If you were thinking that, as an artform, letterpress sat beyond your threshold for tweeness, well, The Ladies of Letterpress isn’t likely to change your mind. Letterpress—the 500-year-old method of printing with wood or metal type, hand-carved wood, or linoleum blocks—belongs to the “new” 21st-century tradition of back-to-basics craft, fashion, even filmmaking (hello, School of Wes Anderson), and a renewed appreciation for authentic, unadulterated beauty. As Allison Nadeau of Charleston’s Ink Meets Paper press says, “There’s perfect imperfection in the scrawl of a handwritten note or letter. I feel the resurgence of printing and the appreciation of quality printed material is from a generation raised around technology, and they want to find a balance between the two.”
Yet the beloved tactility of letterpress, the variants in color and texture that elevate it beyond today’s digital printing to an art form tend to result in an un-ironic redux of old-timey fonts, motifs, and tattoo art. The relative lack of innovation in contemporary letterpress might prove to be of detriment to the original artform, but authors Jessica White and Kseniya Thomas are here to remind us that letterpress is just getting (re)started. Ladies of Letterpress is the result of their nearly 10-year partnership, during which they’ve collaborated on a digital hub for artists across the United States and, now, the world. From a membership of more than 2,100, White and Thomas have chosen nearly 100 to showcase—not their breakthrough works or their most popular pieces, but their most artful. And from those, they’ve selected 80 works to reprint as removable posters.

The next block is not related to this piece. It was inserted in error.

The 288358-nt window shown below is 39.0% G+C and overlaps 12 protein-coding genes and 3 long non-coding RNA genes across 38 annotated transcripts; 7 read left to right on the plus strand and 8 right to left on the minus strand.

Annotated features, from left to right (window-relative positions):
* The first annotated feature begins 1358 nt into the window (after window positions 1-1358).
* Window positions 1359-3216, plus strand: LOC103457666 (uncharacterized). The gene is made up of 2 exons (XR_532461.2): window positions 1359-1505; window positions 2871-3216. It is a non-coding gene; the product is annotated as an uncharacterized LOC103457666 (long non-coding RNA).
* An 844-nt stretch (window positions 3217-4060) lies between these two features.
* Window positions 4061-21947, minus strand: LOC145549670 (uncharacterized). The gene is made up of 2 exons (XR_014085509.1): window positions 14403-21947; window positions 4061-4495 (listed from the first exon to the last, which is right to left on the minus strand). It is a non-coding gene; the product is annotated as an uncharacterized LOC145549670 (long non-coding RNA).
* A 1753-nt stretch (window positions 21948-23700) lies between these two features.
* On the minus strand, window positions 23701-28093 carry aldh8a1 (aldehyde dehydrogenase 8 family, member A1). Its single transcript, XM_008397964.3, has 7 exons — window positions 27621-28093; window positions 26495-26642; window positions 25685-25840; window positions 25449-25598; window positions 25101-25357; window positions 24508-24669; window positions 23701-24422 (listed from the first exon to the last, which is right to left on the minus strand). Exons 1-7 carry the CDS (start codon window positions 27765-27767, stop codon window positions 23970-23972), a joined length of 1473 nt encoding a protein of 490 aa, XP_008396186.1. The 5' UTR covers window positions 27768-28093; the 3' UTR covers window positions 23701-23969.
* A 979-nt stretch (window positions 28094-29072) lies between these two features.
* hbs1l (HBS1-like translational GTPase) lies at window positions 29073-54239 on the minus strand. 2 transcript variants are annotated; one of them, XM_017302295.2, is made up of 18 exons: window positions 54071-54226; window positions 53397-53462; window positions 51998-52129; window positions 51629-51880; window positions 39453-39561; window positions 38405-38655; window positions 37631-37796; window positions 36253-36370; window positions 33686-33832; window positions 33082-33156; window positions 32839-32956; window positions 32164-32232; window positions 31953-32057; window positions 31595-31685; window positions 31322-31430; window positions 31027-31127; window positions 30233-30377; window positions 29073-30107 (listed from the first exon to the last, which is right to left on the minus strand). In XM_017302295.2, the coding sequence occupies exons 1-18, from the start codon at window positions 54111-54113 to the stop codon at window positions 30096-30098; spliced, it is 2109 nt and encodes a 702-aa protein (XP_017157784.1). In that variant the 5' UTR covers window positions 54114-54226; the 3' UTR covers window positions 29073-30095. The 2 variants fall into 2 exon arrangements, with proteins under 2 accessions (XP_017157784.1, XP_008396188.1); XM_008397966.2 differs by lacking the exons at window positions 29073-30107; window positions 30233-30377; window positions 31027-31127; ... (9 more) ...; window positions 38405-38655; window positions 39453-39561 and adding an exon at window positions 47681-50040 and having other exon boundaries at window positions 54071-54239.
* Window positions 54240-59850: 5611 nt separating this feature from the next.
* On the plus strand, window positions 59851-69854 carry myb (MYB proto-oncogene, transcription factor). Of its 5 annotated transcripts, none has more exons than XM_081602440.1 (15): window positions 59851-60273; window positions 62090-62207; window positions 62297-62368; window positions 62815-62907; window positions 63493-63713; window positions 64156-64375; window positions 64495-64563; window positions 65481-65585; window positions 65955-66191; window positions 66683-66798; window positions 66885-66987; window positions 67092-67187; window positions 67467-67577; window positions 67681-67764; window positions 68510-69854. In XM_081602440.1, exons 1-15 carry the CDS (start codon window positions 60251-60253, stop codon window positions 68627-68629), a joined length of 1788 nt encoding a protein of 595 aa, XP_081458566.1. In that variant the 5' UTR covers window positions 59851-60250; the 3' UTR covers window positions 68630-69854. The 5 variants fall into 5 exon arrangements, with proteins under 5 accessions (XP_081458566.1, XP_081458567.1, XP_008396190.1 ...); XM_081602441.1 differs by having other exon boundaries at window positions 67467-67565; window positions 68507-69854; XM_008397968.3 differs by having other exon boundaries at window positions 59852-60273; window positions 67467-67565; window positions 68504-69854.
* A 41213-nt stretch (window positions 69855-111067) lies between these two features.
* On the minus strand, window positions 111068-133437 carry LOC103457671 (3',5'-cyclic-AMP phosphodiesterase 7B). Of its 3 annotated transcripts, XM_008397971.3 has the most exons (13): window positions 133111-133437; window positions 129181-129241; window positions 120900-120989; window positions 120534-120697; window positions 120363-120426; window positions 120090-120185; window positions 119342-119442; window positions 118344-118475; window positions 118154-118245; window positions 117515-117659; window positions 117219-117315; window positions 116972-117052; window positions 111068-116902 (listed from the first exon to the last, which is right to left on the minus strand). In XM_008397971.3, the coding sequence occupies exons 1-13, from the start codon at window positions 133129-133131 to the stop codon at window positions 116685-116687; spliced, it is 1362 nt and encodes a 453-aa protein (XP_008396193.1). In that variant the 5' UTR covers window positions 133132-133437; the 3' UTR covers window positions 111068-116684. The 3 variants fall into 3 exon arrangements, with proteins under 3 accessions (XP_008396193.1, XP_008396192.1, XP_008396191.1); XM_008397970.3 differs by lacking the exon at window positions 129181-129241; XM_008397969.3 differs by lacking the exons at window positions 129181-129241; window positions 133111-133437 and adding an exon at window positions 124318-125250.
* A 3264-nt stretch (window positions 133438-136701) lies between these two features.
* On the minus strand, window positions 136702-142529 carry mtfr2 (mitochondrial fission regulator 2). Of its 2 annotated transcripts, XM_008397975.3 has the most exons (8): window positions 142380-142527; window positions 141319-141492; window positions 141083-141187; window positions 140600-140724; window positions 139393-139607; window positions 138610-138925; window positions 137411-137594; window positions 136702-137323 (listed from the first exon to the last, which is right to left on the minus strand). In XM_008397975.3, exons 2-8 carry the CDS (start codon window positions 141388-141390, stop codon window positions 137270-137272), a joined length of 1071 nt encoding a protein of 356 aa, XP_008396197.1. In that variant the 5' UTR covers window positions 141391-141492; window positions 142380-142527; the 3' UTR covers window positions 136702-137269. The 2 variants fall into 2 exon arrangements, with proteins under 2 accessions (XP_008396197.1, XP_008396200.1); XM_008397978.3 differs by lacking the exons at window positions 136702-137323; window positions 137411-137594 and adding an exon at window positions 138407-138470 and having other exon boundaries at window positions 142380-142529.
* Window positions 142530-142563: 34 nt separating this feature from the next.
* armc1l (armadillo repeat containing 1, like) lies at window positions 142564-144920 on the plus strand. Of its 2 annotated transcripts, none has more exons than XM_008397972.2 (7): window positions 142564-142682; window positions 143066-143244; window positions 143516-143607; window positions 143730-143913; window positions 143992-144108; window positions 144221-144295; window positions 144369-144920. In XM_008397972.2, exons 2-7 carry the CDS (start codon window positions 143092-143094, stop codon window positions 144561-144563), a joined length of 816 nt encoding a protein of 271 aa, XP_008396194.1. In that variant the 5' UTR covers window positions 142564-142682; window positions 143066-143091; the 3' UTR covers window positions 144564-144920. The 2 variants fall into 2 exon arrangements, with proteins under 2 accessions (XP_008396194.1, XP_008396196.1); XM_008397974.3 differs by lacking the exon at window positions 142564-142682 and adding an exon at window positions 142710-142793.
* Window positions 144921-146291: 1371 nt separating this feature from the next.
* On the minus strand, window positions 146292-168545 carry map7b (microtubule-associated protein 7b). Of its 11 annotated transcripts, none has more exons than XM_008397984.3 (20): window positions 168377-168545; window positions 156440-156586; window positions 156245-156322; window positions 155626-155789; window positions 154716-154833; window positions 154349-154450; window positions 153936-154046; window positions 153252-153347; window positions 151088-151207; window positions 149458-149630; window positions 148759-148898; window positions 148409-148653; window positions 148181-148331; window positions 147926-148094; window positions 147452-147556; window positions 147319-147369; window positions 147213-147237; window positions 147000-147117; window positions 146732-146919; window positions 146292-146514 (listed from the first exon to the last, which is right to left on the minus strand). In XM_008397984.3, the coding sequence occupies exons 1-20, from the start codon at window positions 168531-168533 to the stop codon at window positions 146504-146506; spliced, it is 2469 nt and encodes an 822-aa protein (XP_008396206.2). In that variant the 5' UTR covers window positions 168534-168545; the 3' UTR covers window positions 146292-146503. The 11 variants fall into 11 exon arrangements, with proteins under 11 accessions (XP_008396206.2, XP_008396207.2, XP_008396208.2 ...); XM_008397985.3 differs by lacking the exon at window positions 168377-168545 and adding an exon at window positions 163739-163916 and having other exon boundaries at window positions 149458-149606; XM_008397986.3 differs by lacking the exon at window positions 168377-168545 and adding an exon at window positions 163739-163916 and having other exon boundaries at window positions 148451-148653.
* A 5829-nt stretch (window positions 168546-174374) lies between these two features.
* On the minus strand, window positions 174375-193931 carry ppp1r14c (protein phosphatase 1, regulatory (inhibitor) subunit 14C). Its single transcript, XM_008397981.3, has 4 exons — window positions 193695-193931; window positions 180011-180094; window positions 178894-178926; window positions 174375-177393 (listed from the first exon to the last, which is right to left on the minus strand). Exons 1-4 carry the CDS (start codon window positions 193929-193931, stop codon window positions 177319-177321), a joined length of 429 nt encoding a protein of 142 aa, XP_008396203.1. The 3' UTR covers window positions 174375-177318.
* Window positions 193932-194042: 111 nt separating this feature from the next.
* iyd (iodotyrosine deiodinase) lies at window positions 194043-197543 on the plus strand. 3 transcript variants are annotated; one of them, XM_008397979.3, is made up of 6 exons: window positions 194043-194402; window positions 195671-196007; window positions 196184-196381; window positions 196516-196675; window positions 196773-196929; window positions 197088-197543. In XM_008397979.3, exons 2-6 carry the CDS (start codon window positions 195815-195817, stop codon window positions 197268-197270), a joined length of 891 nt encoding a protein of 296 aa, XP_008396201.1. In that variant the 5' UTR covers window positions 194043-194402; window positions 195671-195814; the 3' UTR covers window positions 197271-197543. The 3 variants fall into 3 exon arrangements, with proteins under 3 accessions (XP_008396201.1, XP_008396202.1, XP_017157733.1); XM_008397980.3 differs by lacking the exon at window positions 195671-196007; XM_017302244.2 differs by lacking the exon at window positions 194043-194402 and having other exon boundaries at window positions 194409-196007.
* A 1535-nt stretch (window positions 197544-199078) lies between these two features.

Women, they argue, are the godparents of the modern letterpress community, the “caretakers of letterpress technology,” according to Judith Berliner of Full Circle Press in Nevada City. After centuries of male-domination (followed by neglect), women have dusted it off and nurtured it back to life with a midcentury work ethic. While the menfolk have been off testing craft-brew recipes in the garage, the ladies have been quietly hustling wedding announcements and business cards, progressing into one-off art and book design. As Mary C. Bruno, daughter of the late Don Bruno of Bruno Press, says in probably the book’s most moving entry:
“It is a great legacy and I have made it my own, with a lot of blood (from linoleum carving), sweat (from pushing deadlines), and tears (from missin’ my pop).”
Sisters—some solo, some in partnerships with husbands, colleagues, or fathers—are making a serious go of it. Sometimes with 80-year-old presses from now defunct Chandler & Price, Heidelberg, Vandercook ,or Kelsey literally pulled from the trash heap. And not just in the Portlands and Brooklyns of the world, mind you, but from rural Texas, St. Louis, New Orleans, and Modena, Italy. Many show signs of progress within the form. Heather Mitchell of Just Vandy in Torrance, California, La Farme of Holland, and Modern Optic of Los Angeles have transcended the twee to produce graphic, modern artwork for a discernable consumer.
Is it sustainable, this most sustainable of artforms? Is there an untapped market for work with more dignity but less scope for ingenuity than other types of printing? It’s not clear in Ladies of Letterpress. Nobody’s stepped in with a solution to the incredibly costly, labor-intensive, and limited-nature of the art. And its “perfect imperfection” shines through only in the pull-out work. Comments like “I can’t live without a good pair of tweezers” (Sarah Nicholls, Brooklyn) make this the ultimate geek’s guide to letterpress printing. Though with the industry growing daily (you can bet that 16,000 figure is already yesterday’s news), that’s saying something.